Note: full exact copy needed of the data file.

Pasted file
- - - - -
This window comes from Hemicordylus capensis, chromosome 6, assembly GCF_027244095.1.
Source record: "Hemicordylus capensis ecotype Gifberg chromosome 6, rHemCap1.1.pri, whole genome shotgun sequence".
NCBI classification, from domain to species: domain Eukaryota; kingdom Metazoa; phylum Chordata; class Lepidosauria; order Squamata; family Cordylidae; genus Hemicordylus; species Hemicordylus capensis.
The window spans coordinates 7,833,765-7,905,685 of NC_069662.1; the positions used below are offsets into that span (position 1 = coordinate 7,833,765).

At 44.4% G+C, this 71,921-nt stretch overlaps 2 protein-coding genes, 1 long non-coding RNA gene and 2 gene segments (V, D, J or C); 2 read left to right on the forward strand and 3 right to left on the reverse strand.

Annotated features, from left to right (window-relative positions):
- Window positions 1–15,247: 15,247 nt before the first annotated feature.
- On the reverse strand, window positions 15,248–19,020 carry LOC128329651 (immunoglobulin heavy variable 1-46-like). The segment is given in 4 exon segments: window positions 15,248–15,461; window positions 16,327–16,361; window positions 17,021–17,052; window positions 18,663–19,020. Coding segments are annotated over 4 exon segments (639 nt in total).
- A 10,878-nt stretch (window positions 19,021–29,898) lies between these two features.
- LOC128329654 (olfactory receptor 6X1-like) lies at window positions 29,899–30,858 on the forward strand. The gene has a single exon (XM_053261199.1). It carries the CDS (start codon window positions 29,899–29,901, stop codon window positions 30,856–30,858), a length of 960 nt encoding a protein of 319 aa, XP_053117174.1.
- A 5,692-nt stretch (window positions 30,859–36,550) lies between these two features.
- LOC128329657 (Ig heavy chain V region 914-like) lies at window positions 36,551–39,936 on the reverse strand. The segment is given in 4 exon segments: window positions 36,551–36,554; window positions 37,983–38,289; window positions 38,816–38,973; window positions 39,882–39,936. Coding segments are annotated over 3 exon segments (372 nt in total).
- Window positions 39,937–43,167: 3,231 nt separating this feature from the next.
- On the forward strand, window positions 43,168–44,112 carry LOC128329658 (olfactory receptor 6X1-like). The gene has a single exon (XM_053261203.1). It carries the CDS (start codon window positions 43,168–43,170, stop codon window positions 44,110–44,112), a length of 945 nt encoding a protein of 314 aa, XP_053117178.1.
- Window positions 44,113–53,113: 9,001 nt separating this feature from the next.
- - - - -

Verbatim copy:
This window comes from Hemicordylus capensis, chromosome 6, assembly GCF_027244095.1.
Source record: "Hemicordylus capensis ecotype Gifberg chromosome 6, rHemCap1.1.pri, whole genome shotgun sequence".
NCBI classification, from domain to species: domain Eukaryota; kingdom Metazoa; phylum Chordata; class Lepidosauria; order Squamata; family Cordylidae; genus Hemicordylus; species Hemicordylus capensis.
The window spans coordinates 7,833,765-7,905,685 of NC_069662.1; the positions used below are offsets into that span (position 1 = coordinate 7,833,765).

At 44.4% G+C, this 71,921-nt stretch overlaps 2 protein-coding genes, 1 long non-coding RNA gene and 2 gene segments (V, D, J or C); 2 read left to right on the forward strand and 3 right to left on the reverse strand.

Annotated features, from left to right (window-relative positions):
- Window positions 1–15,247: 15,247 nt before the first annotated feature.
- On the reverse strand, window positions 15,248–19,020 carry LOC128329651 (immunoglobulin heavy variable 1-46-like). The segment is given in 4 exon segments: window positions 15,248–15,461; window positions 16,327–16,361; window positions 17,021–17,052; window positions 18,663–19,020. Coding segments are annotated over 4 exon segments (639 nt in total).
- A 10,878-nt stretch (window positions 19,021–29,898) lies between these two features.
- LOC128329654 (olfactory receptor 6X1-like) lies at window positions 29,899–30,858 on the forward strand. The gene has a single exon (XM_053261199.1). It carries the CDS (start codon window positions 29,899–29,901, stop codon window positions 30,856–30,858), a length of 960 nt encoding a protein of 319 aa, XP_053117174.1.
- A 5,692-nt stretch (window positions 30,859–36,550) lies between these two features.
- LOC128329657 (Ig heavy chain V region 914-like) lies at window positions 36,551–39,936 on the reverse strand. The segment is given in 4 exon segments: window positions 36,551–36,554; window positions 37,983–38,289; window positions 38,816–38,973; window positions 39,882–39,936. Coding segments are annotated over 3 exon segments (372 nt in total).
- Window positions 39,937–43,167: 3,231 nt separating this feature from the next.
- On the forward strand, window positions 43,168–44,112 carry LOC128329658 (olfactory receptor 6X1-like). The gene has a single exon (XM_053261203.1). It carries the CDS (start codon window positions 43,168–43,170, stop codon window positions 44,110–44,112), a length of 945 nt encoding a protein of 314 aa, XP_053117178.1.
- Window positions 44,113–53,113: 9,001 nt separating this feature from the next.